Can Gene Haas really succeed in Formula One?

Gene Haas' NASCAR team only took off after Tony Stewart joined the organization and took partial control, so can he really make it in the world of Formula One?

Can Gene Haas really succeed in Formula One?

He may co-own a NASCAR Sprint Cup championship-winning team with Tony Stewart, but Gene Haas hasn’t been the most successful figure in motorsports during his career.

When Haas formed Haas CNC Racing in 2003 with Jack Sprague as a rookie driver, he had no way of knowing how his team would fare. The No. 0 NetZero Pontiac floundered, with Sprague being replaced by John Andretti and Jason Leffler before being taken over by Ward Burton for the 2004 season.

What followed was a series of lower-tier drivers filling the seat from 2005 to 2008, with Mike Bliss, Jeff Green, Jeremy Mayfield, Johnny Sauter and Scott Riggs also taking swings at taking Haas CNC Racing to the front, with no avail. It wasn’t until 2009 when Stewart came on board that the renamed Stewart-Haas Racing became relevant in motorsports.

Now Haas is planning on joining F1 with his new team, Haas Formula. Now, it’s a noble effort on his behalf to try and take part in the world’s most popular form of motorsport. But ultimately, it will be a futile effort.

There will be a few bright points to come out of this. For one, Haas Formula will be the first American team to compete in Formula One since the unrelated Haas Lola team that raced in 1985 and 1986. However, Haas needs to be aware of the last US-based entry that attempted an F1 effort, the US F1 team in 2010.

US F1, backed by former Haas CNC technical director Ken Anderson and former Ferrari manager Peter Windsor, was going to be based in Charlotte, North Carolina in a plan to promote American drivers and technology in the world of F1.

However, the organization faced a myriad of problems, such as the withdrawal of one of the team’s backers, YouTube co-founder Chad Hurley. The issues prompted F1 CEO Bernie Ecclestone to comment on the issue, stating that he doubted the team would compete in 2010.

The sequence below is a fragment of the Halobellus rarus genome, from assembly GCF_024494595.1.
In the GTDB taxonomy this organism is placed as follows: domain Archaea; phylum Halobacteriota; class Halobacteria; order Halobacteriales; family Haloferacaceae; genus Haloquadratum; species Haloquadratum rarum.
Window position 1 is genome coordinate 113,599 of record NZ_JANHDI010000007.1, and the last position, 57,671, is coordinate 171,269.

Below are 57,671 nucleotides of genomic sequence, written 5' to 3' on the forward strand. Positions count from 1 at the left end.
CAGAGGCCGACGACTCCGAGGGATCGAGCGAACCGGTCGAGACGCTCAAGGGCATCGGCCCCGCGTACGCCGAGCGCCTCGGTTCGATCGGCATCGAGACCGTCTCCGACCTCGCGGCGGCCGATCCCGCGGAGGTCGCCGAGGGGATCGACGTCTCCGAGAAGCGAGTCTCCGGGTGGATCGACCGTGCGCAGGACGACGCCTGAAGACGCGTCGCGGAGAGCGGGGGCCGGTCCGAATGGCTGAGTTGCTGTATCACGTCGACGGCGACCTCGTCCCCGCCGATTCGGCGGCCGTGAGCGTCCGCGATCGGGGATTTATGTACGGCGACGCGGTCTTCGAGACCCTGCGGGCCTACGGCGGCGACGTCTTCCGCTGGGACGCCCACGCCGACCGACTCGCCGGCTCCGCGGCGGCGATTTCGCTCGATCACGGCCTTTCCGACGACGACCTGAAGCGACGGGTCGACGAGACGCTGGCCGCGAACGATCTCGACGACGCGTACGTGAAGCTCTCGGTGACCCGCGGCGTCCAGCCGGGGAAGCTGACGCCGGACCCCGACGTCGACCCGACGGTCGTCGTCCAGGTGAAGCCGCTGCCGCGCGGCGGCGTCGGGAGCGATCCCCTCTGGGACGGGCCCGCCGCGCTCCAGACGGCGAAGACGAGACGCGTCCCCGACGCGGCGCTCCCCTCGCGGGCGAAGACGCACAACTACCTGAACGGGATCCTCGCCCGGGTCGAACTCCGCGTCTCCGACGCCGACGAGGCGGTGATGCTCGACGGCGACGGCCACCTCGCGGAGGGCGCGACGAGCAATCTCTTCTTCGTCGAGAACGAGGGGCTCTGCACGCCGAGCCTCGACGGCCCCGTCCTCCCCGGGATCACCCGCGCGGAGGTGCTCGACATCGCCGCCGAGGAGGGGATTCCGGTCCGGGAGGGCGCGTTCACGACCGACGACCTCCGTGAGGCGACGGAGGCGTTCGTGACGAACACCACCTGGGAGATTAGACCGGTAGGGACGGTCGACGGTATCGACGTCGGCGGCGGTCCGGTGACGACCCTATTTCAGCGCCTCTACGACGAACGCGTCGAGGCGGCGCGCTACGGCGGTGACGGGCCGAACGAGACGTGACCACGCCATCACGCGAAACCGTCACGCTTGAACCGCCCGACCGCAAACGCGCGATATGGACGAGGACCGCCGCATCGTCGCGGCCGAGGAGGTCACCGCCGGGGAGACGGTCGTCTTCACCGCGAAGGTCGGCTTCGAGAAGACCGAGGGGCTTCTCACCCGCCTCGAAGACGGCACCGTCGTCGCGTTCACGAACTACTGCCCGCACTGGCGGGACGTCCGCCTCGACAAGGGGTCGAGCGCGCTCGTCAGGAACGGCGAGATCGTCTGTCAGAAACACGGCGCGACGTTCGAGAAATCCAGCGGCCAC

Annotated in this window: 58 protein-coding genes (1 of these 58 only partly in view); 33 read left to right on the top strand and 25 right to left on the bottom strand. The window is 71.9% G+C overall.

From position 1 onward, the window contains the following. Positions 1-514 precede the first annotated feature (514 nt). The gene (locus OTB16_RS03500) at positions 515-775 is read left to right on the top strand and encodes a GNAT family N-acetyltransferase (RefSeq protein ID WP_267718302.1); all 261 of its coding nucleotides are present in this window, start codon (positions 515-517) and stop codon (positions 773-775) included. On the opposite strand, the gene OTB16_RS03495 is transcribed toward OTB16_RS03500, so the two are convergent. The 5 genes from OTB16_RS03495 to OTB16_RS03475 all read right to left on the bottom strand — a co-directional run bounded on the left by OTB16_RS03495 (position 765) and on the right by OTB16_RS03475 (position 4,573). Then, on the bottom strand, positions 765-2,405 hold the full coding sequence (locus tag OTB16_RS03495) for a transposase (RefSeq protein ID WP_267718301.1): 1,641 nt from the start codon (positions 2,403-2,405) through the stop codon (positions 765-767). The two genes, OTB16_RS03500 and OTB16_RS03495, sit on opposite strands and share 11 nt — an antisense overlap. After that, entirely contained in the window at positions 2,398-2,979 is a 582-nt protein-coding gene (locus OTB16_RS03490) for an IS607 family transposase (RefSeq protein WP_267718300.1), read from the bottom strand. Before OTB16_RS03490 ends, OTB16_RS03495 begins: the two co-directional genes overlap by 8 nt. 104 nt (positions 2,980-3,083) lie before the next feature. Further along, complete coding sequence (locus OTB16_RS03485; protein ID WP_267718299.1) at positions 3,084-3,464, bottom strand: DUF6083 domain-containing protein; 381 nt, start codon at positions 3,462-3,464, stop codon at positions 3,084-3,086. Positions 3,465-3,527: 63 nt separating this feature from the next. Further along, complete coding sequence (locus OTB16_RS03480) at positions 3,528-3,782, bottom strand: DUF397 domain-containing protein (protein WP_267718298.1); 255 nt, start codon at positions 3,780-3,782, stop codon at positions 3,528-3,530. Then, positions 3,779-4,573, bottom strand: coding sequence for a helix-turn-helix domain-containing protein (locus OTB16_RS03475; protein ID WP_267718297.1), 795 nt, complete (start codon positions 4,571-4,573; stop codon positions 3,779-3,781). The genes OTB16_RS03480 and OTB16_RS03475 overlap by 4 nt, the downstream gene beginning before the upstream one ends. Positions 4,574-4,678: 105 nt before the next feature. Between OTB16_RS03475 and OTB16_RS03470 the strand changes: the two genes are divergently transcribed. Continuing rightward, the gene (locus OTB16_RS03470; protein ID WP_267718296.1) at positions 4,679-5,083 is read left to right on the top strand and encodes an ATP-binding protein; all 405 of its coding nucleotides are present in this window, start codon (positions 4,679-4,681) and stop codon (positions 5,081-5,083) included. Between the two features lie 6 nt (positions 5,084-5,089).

Windsor vehemently denied this, yet when all was said and done US F1 ultimately collapsed. Accusations of team mismanagement flew freely against Anderson and Windsor while the sanctioning body, the FIA, revealed that the team wasn’t able to compete for the 2010 season. The team was subsequently fined €309,000 plus the costs of the ensuing disciplinary hearing, and was banned from competing by the FIA.

Now, that’s not to say Haas isn’t entering without a fair bit of business savvy, and truth be told, he may be well aware of the issues that were faced by the doomed US F1 team. For one, he plans on backing from an existing F1 organization, and unlike US F1 he plans to employ a veteran F1 pilot along with an American F1 driver as well.

It’s hardly the full-speed “America” approach that US F1 originally intended for, but there are a few things Haas also needs to consider. If he is to receive a fair amount of backing from an established F1 team, like how Hendrick Motorsports supplies engines to Stewart-Haas Racing, then he’ll need to find a way to bridge the gap between Kannapolis, North Carolina and Europe. North Carolina is stock car country, not F1 country. Keeping that in mind, the highest quality F1 staff won’t be American but European.

Haas will have to manage to bring in a strong, intelligent, capable European staff to America from Europe, and that will be no easy feat. On top of that, being the only American team will have plenty of disadvantages, considering that the Haas Formula crew will have to constantly be flying to-and-from from American to the other side of the planet, which no doubt would have an effect on the health of the crew.

To paraphrase Juan Pablo Montoya, Haas is mad if he thinks he’d be able to maintain a competitive F1 venture. Meanwhile, Haas is approaching the matter with the single-minded insistence of Ricky Bobby, claiming that Haas Formula will be able to beat the Europeans at their own game, among other things. Considering that F1 is much more sophisticated than NASCAR, especially in technology, it is a safe bet to say that Haas should stick to NASCAR.

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